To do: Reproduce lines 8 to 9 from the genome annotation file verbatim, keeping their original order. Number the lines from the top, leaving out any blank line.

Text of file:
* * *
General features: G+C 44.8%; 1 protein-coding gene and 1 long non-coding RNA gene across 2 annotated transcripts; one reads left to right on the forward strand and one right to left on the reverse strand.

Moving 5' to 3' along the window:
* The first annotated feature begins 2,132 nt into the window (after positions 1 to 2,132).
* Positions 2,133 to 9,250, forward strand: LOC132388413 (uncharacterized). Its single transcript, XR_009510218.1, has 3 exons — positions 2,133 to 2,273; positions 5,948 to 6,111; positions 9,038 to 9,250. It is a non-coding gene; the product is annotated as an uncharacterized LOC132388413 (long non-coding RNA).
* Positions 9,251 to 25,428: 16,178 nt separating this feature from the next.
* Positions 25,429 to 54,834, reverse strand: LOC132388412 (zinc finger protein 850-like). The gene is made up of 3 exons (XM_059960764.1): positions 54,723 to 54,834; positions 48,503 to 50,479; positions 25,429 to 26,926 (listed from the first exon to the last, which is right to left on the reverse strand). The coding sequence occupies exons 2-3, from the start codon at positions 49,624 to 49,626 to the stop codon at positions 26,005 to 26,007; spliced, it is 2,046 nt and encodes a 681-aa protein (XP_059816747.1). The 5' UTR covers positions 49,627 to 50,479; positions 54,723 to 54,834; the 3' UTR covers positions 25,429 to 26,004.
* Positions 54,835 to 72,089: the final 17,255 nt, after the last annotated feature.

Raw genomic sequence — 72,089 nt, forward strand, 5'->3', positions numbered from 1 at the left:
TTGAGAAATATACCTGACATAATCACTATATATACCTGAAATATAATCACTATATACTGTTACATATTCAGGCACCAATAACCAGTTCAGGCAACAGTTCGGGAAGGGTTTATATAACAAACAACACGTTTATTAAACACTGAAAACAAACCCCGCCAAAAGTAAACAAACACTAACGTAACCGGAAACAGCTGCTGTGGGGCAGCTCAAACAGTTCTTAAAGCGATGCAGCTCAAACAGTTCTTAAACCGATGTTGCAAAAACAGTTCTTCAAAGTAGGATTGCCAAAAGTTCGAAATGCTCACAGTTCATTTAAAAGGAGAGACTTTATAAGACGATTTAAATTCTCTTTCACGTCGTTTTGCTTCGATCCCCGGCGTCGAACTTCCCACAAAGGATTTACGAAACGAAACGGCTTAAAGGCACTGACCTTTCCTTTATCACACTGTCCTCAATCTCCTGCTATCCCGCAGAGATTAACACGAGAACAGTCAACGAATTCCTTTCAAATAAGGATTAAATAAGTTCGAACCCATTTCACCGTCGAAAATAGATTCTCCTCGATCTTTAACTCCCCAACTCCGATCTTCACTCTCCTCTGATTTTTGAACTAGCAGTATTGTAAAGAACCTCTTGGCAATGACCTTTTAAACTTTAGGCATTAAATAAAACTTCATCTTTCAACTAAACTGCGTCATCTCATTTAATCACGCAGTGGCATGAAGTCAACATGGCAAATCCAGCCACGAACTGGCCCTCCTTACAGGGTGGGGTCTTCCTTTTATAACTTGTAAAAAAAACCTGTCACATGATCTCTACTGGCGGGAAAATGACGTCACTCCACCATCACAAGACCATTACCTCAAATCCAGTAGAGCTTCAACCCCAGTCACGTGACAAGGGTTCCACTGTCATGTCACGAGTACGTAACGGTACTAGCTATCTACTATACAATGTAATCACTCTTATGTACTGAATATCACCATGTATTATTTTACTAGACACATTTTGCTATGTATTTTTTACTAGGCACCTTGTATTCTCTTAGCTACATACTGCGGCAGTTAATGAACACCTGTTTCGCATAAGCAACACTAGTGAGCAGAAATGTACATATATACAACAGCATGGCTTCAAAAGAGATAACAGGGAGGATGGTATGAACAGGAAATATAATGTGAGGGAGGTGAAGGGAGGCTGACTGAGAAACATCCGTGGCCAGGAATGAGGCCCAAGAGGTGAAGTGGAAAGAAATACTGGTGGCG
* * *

Raw genomic sequence — 72,089 nt, forward strand, 5'->3', positions numbered from 1 at the left:
TTGAGAAATATACCTGACATAATCACTATATATACCTGAAATATAATCACTATATACTGTTACATATTCAGGCACCAATAACCAGTTCAGGCAACAGTTCGGGAAGGGTTTATATAACAAACAACACGTTTATTAAACACTGAAAACAAACCCCGCCAAAAGTAAACAAACACTAACGTAACCGGAAACAGCTGCTGTGGGGCAGCTCAAACAGTTCTTAAAGCGATGCAGCTCAAACAGTTCTTAAACCGATGTTGCAAAAACAGTTCTTCAAAGTAGGATTGCCAAAAGTTCGAAATGCTCACAGTTCATTTAAAAGGAGAGACTTTATAAGACGATTTAAATTCTCTTTCACGTCGTTTTGCTTCGATCCCCGGCGTCGAACTTCCCACAAAGGATTTACGAAACGAAACGGCTTAAAGGCACTGACCTTTCCTTTATCACACTGTCCTCAATCTCCTGCTATCCCGCAGAGATTAACACGAGAACAGTCAACGAATTCCTTTCAAATAAGGATTAAATAAGTTCGAACCCATTTCACCGTCGAAAATAGATTCTCCTCGATCTTTAACTCCCCAACTCCGATCTTCACTCTCCTCTGATTTTTGAACTAGCAGTATTGTAAAGAACCTCTTGGCAATGACCTTTTAAACTTTAGGCATTAAATAAAACTTCATCTTTCAACTAAACTGCGTCATCTCATTTAATCACGCAGTGGCATGAAGTCAACATGGCAAATCCAGCCACGAACTGGCCCTCCTTACAGGGTGGGGTCTTCCTTTTATAACTTGTAAAAAAAACCTGTCACATGATCTCTACTGGCGGGAAAATGACGTCACTCCACCATCACAAGACCATTACCTCAAATCCAGTAGAGCTTCAACCCCAGTCACGTGACAAGGGTTCCACTGTCATGTCACGAGTACGTAACGGTACTAGCTATCTACTATACAATGTAATCACTCTTATGTACTGAATATCACCATGTATTATTTTACTAGACACATTTTGCTATGTATTTTTTACTAGGCACCTTGTATTCTCTTAGCTACATACTGCGGCAGTTAATGAACACCTGTTTCGCATAAGCAACACTAGTGAGCAGAAATGTACATATATACAACAGCATGGCTTCAAAAGAGATAACAGGGAGGATGGTATGAACAGGAAATATAATGTGAGGGAGGTGAAGGGAGGCTGACTGAGAAACATCCGTGGCCAGGAATGAGGCCCAAGAGGTGAAGTGGAAAGAAATACTGGTGGCG